The Greeks Vega. Outline: Explanation of the greeks. Using greeks for short term prediction. How to find vega. Factors influencing vega.


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1 The Greeks Vega 1
2 1 The Greeks Vega Outline: Explanation of the greeks. Using greeks for short term prediction. How to find vega. Factors influencing vega.
3 2 Outline continued: Using greeks to shield your portfolio Vega neutral Making both delta and vega neutral Volatility over time.
4 3 What are the Greeks What are the greeks and why be concerned with them? Two reasons: the direction in which an option trade is about to head is predicted by the greeks (given a change in the market); greeks show how to protect your position against adverse movements in critical market variables.
5 4 Black Scholes Price Factors The price C of an option (or combination of options) depends on: BS Factor Corresponding Greek Mathematically share price, S delta C/ S time to expiry, T theta Θ C/ T volatility, σ vega ν C/ σ riskfree rate, r rho ρ C/ r strike price, X no greek, xed This table pairs up each primary greek with the factor it controls. As you can see, delta relates to the price of the
6 5 underlying, vega relates to the volatility of the underlying and so on. But what is the relationship? In fact, delta is a number that tells in what direction and to what extent the option price will move if there is a positive unit change in the stock price, in the stock price only. Similarly, vega is a number that tells in what direction and to what extent the option price will move if there is a positive 1% change in the volatility, and only in the volatility.
7 6 Vega Example For example, consider a 3month call option with strike price $50 on a stock currently at $50. Assume the current volatility is 40%. The option costs $4.21 and its vega is Since vega is positive, the option price will go up if the volatility goes up; and it will go up by 10 cents for every one percent gain in volatility. (At least for awhile.) Conversely, the option price will retreat by 10 cents for every one percent loss in volatility.
8 7 In fact in this example, with the volatility at 41%, the option price is indeed $4.31. In this same example, if volatility goes up to 50%, the option price goes to $5.19 (not quite $1, vega is now at 0.098).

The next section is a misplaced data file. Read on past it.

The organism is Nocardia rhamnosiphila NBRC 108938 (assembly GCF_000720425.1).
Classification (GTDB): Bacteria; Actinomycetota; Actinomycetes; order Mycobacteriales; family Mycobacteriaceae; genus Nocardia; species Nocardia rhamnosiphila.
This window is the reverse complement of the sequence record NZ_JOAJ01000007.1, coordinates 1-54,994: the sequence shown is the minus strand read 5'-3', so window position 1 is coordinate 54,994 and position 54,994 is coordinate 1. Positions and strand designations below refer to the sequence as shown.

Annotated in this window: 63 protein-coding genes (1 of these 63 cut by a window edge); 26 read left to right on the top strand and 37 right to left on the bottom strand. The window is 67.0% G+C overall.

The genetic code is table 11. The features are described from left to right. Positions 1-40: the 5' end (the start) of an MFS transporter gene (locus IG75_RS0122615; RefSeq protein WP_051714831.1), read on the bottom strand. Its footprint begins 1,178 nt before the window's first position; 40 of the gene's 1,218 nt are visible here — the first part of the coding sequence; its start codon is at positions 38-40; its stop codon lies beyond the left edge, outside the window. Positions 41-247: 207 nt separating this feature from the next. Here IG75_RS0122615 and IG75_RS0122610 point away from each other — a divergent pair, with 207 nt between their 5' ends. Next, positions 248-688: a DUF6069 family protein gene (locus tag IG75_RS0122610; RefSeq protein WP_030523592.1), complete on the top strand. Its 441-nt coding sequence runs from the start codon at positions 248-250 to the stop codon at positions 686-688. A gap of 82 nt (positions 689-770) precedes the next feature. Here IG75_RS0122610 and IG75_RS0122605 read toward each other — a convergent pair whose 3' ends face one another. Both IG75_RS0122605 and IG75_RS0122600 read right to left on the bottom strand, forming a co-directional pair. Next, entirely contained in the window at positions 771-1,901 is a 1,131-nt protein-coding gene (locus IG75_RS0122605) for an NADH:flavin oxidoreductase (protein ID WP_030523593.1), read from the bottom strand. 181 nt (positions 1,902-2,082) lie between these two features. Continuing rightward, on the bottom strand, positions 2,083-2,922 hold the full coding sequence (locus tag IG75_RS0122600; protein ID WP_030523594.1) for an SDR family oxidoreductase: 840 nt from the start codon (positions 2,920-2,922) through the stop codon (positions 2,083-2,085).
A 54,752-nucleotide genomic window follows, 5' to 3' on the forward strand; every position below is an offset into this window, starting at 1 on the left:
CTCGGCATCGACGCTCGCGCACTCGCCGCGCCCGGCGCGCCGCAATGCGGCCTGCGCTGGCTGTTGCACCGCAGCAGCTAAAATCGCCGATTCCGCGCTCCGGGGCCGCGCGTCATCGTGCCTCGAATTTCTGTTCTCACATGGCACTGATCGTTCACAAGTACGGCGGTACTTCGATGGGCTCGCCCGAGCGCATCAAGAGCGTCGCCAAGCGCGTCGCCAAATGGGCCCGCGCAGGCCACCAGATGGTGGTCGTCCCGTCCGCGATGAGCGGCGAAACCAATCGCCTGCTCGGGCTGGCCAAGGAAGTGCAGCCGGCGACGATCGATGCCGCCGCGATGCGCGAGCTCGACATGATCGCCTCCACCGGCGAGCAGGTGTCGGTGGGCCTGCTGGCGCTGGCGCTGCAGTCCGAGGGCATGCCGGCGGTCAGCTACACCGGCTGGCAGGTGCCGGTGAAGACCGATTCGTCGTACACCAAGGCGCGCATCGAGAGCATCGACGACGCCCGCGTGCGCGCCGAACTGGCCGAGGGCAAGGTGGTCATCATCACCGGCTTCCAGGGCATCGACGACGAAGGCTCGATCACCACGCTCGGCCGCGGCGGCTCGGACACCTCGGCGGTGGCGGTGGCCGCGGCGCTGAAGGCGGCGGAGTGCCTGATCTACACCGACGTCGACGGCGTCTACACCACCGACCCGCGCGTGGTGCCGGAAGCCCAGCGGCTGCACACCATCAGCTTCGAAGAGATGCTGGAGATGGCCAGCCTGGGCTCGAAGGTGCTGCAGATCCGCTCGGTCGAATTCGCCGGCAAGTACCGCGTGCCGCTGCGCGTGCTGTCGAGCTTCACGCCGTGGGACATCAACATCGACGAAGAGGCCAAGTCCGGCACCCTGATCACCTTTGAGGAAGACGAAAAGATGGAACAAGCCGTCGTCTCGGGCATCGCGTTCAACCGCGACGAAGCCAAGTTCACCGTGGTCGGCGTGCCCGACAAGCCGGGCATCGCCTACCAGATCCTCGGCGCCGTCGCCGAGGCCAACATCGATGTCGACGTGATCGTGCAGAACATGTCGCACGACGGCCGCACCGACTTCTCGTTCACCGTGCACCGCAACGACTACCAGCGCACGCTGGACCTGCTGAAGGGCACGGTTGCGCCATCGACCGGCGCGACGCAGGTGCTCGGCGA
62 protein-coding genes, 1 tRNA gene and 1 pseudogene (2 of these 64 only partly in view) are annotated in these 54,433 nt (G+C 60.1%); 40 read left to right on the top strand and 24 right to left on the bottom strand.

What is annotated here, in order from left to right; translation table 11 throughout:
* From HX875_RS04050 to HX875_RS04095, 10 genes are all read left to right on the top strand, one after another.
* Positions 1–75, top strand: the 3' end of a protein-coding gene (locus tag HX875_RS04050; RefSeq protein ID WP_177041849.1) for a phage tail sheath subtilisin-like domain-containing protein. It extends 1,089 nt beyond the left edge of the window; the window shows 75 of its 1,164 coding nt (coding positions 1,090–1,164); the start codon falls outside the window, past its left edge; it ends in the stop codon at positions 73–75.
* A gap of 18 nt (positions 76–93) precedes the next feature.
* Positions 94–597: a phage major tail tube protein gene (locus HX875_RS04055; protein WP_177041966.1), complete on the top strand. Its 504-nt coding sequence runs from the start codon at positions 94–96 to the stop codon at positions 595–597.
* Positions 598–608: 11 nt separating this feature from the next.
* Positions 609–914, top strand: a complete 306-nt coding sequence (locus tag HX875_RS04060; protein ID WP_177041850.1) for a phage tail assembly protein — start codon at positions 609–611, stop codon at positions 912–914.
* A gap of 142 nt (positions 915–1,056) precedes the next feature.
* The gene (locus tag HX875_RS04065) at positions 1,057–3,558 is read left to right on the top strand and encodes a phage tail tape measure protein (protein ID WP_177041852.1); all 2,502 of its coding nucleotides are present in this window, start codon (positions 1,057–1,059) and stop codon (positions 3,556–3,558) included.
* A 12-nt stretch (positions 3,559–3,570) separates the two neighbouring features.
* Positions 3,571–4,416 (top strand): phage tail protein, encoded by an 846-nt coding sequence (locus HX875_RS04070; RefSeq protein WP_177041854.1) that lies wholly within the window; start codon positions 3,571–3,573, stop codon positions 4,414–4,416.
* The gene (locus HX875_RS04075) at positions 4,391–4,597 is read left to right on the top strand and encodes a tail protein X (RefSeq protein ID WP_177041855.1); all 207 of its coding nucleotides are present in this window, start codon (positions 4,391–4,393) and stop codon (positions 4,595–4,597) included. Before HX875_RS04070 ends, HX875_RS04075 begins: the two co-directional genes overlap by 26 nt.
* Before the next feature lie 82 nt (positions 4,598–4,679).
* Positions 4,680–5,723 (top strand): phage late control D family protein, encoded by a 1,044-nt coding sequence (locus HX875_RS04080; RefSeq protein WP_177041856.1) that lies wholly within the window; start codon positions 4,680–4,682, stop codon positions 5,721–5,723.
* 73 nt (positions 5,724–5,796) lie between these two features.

9 8 Miscellaneous Facts about Vega Vega is always positive, and, moreover, is the same value for puts as for calls; thus option prices always increase as the volatility does. Of course, the vega of a short position is negative. Vega for a portfolio is the sum of the vegas of its constituents. Vega is important to consider for straddles and calendar spreads.
10 9 BlackScholes Formula for Vega ν = S T 2π e ( log(s/x)+(r+σ 2 /2)T) 2/(2σ 2 T ) or, in the BlackScholes d 1 notation, ν = S T φ(d 1 ), φ() is the normal density
11 10 Factors Influencing Vega As vega becomes smaller, volatility has less effect on the option price. In the example, if vega were 0.05 instead of 0.10, then the option price will increase only half as much. The size of vega itself mainly depends on the relative value between the stock price and the strike price and on the time to expiry of the option. In the following figure we show the dependence of vega on time to expiry.
12 Vega changes with Time to Expiry 11
13 Vega changes with Stock Price 12
14 13 How to find Vega To figure vega for your portfolio, find vega for all the components and add them up for your long positions and subtract for your short ones, Weight each according to its number of contracts. To find vega for each component, consult your broker s web page. On the next slide I show TradeKing s. I could find no nonlogin web site calculating vega given an option contract, but there are several that calculate the greeks provided you enter all the relevant information. E.g.
15 14
16 15 The Greeks as a Shield The most famous use of a greek to protect your position from market movements is delta hedging. By making your portfolio delta neutral you are protected to a degree from modest price movements. Similarly if you want to protect yourself from modest volatility movements you make your position vega neutral. But the vega of a stock is 0 so one cannot achieve vega neutrality by shorting stock. It is necessary to short some
17 16 other option to achieve it. Suppose your current portfolio has a vega of ν 0 and you are willing to take a negative position in another derivative whose per unit vega ν A. Shorting w units of the addition makes the combined portfolio vega neutral if w = ν 0 ν A.
18 17 Delta and Vega Neutral Suppose our original portfolio has a delta of 0 and a vega of ν 0 0. We add to the portfolio by shorting w units an option with vega equal to ν A. But now our new portfolio is no longer delta neutral, instead it has a delta of w A where A is the delta of added option (could be negative). We must therefore buy w A shares of A (sell if A is negative) to make the new portfolio both delta and vega neutral.
19 18 Volatility Over Time Does volatility really change much from day to day?
20 From year to year? 19
21 Can VIX (volatility trends) foretell of pending trouble? 20
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